And yes, the third song is a winding epic, charging like a wild horse and revealing Dö’s natural knack for a snarling groove. It’s driven on by a delicious NWOBHM bass-line and features some fearless, soaring guitar solos.

But the real star of the show is the opening track, G.O.D. Not only is this the most original composition of the three, but it is also where the band’s personality seems at its strongest and most natural. The guitars quiver like a heat haze, the words hang in the air with a bell-like resonance.

So slow, so simple, so… awesome! It is invigorating to hear a young band subtly reinventing the doom metal sound with such apparent ease, but that’s what Dö do on this track. It’s the kind of song that you’ll need to listen to a few times before your appetite for great doom metal is satisfied. And then listen to it again, just for the hell of it.

Check it out here, and be impressed:


ALBUM REVIEW: Lucian The Wolfbearer

Lucian The Wolfbearer

Self-released, February 2014

A solo studio project from Sean M Katz, of black metal band Benighten Empire, this full-length release follows hot on the heels of last year’s folk-influenced ‘Void’. This time, though, Katz – or Lucian – focuses his creative attentions on the manufacture of ghostly doom metal, with great results.

There are moments of miserable genius here, such as the wonderfully understated riff that opens ‘Gateway’, or the clean vocal part in the second half of ‘Through Fire And Decay’. And while there are some aspects that are less effective, there is a huge amount of personality and inventiveness running through this album from start to finish.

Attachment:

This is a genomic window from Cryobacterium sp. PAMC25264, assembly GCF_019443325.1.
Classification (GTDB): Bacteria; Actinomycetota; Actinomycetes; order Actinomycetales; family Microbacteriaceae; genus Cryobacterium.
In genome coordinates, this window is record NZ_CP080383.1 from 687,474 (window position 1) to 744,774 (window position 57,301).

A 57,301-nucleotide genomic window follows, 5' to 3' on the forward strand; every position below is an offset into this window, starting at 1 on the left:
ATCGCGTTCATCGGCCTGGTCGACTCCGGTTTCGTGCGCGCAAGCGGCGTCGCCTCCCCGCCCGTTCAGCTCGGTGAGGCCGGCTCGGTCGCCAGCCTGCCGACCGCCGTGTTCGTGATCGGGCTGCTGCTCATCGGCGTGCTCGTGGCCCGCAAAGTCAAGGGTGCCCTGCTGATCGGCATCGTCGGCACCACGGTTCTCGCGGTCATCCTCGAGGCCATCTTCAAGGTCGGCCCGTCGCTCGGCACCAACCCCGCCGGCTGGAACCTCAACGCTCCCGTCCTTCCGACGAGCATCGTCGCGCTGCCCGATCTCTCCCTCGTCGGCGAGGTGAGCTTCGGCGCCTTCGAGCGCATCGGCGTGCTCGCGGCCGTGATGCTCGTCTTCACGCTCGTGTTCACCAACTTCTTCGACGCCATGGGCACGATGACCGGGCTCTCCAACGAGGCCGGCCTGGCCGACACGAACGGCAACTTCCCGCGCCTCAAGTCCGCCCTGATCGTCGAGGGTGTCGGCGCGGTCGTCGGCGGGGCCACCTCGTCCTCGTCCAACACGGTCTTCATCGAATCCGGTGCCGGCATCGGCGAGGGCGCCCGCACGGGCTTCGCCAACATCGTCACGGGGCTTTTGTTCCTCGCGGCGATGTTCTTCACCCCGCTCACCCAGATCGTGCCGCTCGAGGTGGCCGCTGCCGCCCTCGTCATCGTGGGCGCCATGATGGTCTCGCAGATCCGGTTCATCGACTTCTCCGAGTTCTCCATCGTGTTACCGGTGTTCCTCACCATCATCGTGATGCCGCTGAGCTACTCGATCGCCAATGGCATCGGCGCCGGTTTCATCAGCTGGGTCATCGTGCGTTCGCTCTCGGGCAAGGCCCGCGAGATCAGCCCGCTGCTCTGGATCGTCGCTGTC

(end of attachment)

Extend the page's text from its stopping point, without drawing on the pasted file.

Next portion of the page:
After a moody, synthy opening song, the ear-slicing guitars are revealed on ‘And The Pale Horse’, and what they lack in low-end they make up for in searing anguish. Too often, the bass is faint in the mix, which, in combination with the high pitch of the lead guitar, means that some passages lack the gravitas to fully do justice to Katz’s ideas. Thankfully, the ideas keep coming, and after the pale horse has cantered by, ‘Gateway’ kicks in and the album goes up another notch.

Throughout much of this dark and intriguing album, shadowy choral backing provides an atmospheric platform from which the music rises and falls, and the vocals growl and wail. The distant, echoing choirs are sometimes grandiose and epic, sometimes a little indistinct or predictable, but they always add to the overriding gloomy character of the album.

While The Wolfbearer’s previous album was an acoustic, folky affair that could have come straight out of the Scandinavian tundra, ‘Haunted’ is the kind of traditional, gothic-tinged doom metal that is easier to imagine coming out of Katz’s hometown of Cleveland, Ohio. That said, there is more than a hint of Swedish band Tiamat’s mighty 1992 album ‘Clouds’ in its somewhat primitive anguish and Katz’s husky tones. There’s also some of the rawness of early Celtic Frost, or Bathory’s ‘Hammerheart’, but without the crushing power.

Whether you appreciate the rough-hewn charms of ‘Haunted’ or prefer your doom a little more polished, there is no denying that this is an atmospheric curiosity that scours the darkest emotional recesses of your existence.

It’s available for free on Bandcamp but, as always, if you can send a bit of financial happiness to the artist, then you will almost certainly be favoured by the immortal gods of Doom and blessed with an eternity of listening to Saint Vitus.